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Posts Tagged ‘Lehman’

HD Servi-Car

HD Servi-Car

Harley-Davidson built a Servi-Car (a three-wheeled utility motorcycle) from 1932 to 1973.  Then for the 2009 model year Harley introduced the new Tri-Glide Classic

Customers who are turned off by the thought of sliding atop a motorcycle have more options these days, but few options exist for small displacement (below 400cc) trikes.  

I’m speculating here, but Harley may be looking to change this and bring a more diverse selection to new riders entering the sport.  According to the Wired Magazine Blog, Harley is planning to introduce a “leaning trike” at the Intermot Motorcycle show in Cologne, Germany next month.  They surfed across information and images from the U.S. Patent and Trademark Office and posted the information which shows a trike with 2-wheels upfront and pivoting on an independent suspension to provide motorcycle-like “leaning” capability.

One could argue this is similar to the Can-am Spyder Roadster designed by Bombardier Recreational Products (BRP) and that Harley is playing copy-cat in its effort to create a new category of on-road vehicles.  Who knows.

If indeed small displacement then clearly it’s all about sales of Harley products.  Scooter sales have skyrocketed in the first half of 2008.  Up 66% as compared to a year ago and at the same time overall motorcycle sales have only achieved a meager 0.5% increase.  Meanwhile Harley sales have decreased 8.7% so for them to go looking at other alternatives would seem prudent for the stockholders.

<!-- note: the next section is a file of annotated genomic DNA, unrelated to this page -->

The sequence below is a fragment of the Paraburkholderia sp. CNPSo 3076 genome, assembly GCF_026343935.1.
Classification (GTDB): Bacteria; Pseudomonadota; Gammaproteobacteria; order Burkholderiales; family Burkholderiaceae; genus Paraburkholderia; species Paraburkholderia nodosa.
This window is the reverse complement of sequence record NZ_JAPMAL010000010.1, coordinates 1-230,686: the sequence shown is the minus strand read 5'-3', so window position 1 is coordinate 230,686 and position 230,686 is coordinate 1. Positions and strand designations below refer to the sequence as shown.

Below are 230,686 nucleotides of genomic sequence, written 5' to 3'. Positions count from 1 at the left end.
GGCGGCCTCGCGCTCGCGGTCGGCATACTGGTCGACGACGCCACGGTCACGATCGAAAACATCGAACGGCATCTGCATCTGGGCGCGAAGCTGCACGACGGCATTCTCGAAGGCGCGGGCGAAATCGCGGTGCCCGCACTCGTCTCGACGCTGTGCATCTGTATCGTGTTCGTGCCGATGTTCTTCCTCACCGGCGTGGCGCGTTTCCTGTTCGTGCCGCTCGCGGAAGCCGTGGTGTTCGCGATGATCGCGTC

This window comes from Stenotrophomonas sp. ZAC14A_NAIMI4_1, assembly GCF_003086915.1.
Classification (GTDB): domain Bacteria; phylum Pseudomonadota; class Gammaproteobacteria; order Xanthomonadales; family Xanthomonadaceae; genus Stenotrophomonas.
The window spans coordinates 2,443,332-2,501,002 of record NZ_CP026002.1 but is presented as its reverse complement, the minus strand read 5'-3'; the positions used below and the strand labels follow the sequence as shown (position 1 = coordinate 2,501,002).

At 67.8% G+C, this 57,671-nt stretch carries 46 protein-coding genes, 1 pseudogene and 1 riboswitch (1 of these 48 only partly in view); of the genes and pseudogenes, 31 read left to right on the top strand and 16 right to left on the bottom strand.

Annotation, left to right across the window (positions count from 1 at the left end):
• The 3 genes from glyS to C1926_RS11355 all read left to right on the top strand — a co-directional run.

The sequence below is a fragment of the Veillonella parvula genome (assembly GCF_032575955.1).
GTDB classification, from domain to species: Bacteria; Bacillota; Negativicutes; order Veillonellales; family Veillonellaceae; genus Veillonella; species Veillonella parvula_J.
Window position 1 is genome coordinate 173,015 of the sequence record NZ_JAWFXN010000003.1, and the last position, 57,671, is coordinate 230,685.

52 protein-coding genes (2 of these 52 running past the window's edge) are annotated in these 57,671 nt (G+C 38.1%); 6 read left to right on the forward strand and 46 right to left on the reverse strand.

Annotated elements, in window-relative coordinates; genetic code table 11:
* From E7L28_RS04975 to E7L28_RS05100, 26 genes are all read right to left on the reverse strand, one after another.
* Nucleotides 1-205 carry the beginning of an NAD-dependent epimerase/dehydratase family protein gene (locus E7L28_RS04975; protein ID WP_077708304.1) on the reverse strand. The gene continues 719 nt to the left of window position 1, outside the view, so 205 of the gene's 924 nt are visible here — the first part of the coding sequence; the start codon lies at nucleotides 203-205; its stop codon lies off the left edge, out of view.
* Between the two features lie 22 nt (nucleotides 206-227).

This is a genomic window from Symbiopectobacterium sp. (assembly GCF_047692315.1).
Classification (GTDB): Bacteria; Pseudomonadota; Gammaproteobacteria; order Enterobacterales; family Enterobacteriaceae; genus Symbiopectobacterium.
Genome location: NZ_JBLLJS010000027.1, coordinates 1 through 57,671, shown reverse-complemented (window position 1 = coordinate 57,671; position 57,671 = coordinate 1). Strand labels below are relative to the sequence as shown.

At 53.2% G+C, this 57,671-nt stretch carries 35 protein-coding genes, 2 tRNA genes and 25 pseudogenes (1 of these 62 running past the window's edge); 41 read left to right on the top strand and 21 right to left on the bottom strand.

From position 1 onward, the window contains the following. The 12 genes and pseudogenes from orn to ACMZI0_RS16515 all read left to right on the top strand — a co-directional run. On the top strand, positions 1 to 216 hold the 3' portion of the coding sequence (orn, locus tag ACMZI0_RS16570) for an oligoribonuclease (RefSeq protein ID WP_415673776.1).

However, the last time I was on a trike I was 5 years old.  I had a neighbor buddy that stated the only reason to ride something with three wheels was that I was too scared to ride something with two…I reacted and went to two.

Clearly I’m not a motoring writer and just not connecting with these.  Is it closer to a car than a motorbike?  Do you steer it like a snowmobile and forget that the brake is on your foot rather than the handlebars?  Do you clamp your thighs to it like it’s a Quad in the sand dunes or did I lose you all with that semi-bikespeak and should be using horse riding metaphors?

Two-wheels up front or two in back, a trike is a trike and they have an image problem as a toy.  Even the fact that you don’t have to have a motorcycle license doesn’t make sense to me.  And if you are a biker who has reach that “certain age” and starting to think it would be nice to…these will look just as silly being trailered as the motorcycle’s do today.

Images courtesy of Wired and U.S. Patent Office.

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Not sure how I missed this with the 13 press releases on July 22, 2008, but thanks to “ride-it-like-you-stole-it” for commenting on my 2009 line up post.

Harley-Davidson is officially moving into the three-wheel (trikes) motorcycle segment with the introduction of the Tri Glide Ultra Classic.  It’s based on a new chassis specifically built for the three-wheel market.  The Tri Glide will be sold (MSRP of $29,999) and serviced by the dealer network and covered by a two-year warranty.

It was about this time last year that Harley signed a deal with Lehman Trikes USA of Spearfish, SD to design and build Harley based trikes which I blogged HERE.  It turns out that Lehman Trikes posted a press release stating they are doing the conversion services for Harley’s Tri Glide motorcycle production.  Lehman will provide components, paint, and conversion services in the manufacture of the motorcycle.  The original Harley link on their web site last year is now a dead link.